In October 1929 Athy Urban District Council under the Chairmanship of Patrick Dooley, Proprietor of a bakery in Leinster Street, sought to advance it’s plans for additional Council housing in the town with the appointment of Mr. D. Heaney of Thurles as it’s Architect. At the same time the Council’s Housing Committee consisting of Patrick Dooley, Francis Jackson, Tom Carbery and Brigid Darby were asked to carry out an inspection of the town and to report back to a full meeting of the Council with recommendations regarding suitable housing sites. They subsequently advised the Council to acquire what was known as the Gaol field on the Carlow Road consisting of approximately 2 acres and 26 perches then owned by Miss Kilbride. The site was subsequently purchased by the Council and in January 1930 Mr. Strahan, Housing Inspector with the Department of Local Government visited Athy and accompanied by the Town Clerk John W. Lawler did a house to house inspection of the town and found 316 houses unfit for habitation and 72 houses considerably below normal standards but which could be made fit.
Despite receiving a report that the towns water supply scheme was inadequate to meet the demands of businesses in Athy the Council pressed ahead with it’s housing Plans and on 2nd March passed a Motion proposed by Michael Malone, Publican of Woodstock Street, Athy and seconded by Tom Carbery, Carpenter of St. Martin’s Terrace :- “When advertising for the building of houses in Athy that local labour be employed and local housing labour wages be paid and also that all doors, windows and window frames and cement blocks be made in Athy.”
The following month Athy Urban District Council advertised for tenders to build 36 houses in the Gaol field and local firm D. & J. Carbery of St. John’s, Athy were employed. Work on what was the Council’s third housing scheme commenced on 30th June with Captain H.B. Foy of 7 Percy Place, Dublin employed as Clerk of Works at a salary of 5 guineas a week. In October 1930 the Council Minute Book recorded the Architect’s Report on the progress of the houses under construction in what was referred to as “St. Patrick’s Avenue, Carlow Road”. Strangely this was the first and only reference to the naming of the Gaol field housing site after the country’s patron saint and no record exists of the Councils decision to use that name. While the houses were still in the course of construction the Council agreed to have electricity and Liffey ranges installed. The local electrician J. Hutchinson of Leinster Street was employed to put electric lights in the 36 houses for which he was to receive £175.00. The possible installation of baths in 12 of the houses was also considered but deferred until tenants were appointed and their views canvassed on the issue. Subsequently the provision of “flush lavatories” in all of the new houses was agreed and this work was completed in September 1931 some months after the tenants had gone into occupation.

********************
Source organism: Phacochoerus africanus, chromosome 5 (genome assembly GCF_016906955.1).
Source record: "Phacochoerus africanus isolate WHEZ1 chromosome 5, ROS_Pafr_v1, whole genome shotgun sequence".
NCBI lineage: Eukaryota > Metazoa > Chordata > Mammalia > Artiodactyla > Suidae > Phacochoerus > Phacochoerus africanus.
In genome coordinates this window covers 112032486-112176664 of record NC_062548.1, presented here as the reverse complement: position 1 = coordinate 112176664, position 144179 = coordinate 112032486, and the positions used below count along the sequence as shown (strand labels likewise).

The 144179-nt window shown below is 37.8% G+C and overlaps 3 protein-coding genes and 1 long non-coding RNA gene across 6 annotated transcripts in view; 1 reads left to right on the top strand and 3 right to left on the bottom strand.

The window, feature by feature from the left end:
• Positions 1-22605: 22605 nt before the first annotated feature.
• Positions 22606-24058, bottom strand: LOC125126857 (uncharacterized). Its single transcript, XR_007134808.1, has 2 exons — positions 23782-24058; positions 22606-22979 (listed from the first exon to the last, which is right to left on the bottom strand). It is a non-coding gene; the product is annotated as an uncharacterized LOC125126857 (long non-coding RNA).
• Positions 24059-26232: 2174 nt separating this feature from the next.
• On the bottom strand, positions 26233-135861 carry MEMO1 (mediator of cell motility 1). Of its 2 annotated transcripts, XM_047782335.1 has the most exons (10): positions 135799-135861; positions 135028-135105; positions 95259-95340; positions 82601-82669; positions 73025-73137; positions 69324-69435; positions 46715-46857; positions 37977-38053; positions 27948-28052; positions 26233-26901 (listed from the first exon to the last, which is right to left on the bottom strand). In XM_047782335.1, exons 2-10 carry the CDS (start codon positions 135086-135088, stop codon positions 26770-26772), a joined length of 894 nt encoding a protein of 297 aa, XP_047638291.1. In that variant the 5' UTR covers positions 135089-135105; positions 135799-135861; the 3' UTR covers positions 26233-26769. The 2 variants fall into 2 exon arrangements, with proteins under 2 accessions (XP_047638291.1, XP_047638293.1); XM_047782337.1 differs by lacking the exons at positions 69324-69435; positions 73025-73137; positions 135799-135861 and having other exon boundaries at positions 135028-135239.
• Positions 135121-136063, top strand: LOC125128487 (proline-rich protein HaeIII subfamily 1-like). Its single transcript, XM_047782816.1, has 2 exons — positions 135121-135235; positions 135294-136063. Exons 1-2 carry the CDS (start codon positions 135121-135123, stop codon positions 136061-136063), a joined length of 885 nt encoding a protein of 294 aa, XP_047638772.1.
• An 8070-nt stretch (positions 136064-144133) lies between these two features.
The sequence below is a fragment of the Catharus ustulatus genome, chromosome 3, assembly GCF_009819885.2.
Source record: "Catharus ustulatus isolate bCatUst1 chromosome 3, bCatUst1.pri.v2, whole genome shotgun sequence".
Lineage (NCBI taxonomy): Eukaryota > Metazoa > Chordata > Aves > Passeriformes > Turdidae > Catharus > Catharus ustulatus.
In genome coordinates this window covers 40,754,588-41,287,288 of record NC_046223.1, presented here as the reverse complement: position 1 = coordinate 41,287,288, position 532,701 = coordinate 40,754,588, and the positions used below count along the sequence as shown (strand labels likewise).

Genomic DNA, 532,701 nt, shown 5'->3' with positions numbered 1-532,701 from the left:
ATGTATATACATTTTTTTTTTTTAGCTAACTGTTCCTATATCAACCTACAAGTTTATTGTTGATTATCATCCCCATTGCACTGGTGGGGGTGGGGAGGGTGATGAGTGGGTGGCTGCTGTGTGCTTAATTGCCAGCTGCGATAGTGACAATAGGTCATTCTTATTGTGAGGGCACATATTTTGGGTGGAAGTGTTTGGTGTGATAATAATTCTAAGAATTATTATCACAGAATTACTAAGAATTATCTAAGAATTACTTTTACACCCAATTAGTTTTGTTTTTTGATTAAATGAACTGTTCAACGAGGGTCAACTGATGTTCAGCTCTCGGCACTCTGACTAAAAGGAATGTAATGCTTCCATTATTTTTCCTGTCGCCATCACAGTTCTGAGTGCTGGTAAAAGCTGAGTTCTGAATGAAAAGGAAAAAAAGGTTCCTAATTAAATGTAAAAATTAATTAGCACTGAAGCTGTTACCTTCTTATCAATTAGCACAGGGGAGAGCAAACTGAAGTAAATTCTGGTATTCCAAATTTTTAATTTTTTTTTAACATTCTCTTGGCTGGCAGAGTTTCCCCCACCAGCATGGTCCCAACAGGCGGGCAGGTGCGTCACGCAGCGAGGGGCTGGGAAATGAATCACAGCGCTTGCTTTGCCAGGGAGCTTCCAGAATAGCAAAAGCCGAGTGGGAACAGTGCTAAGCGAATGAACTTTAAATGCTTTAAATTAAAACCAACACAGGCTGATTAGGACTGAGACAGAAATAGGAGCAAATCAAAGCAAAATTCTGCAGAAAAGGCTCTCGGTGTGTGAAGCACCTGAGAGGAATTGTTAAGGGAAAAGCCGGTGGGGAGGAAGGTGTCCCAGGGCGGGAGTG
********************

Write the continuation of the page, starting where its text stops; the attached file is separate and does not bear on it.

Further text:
In January 1931 the Clerk of Works reported that 10 plasterers, 10 carpenters and 16 labourers were employed on the building works. The final cost for the 36 houses amounted to £11,366.10 or £315 per house. A.L. Spiers of Burtown was subsequently engaged by the Council to provide lime and plane trees for the Avenue, and at the same time similar trees were to be planted by him at Rathstewart, Woodstock Street and St. Michael’s Terrace.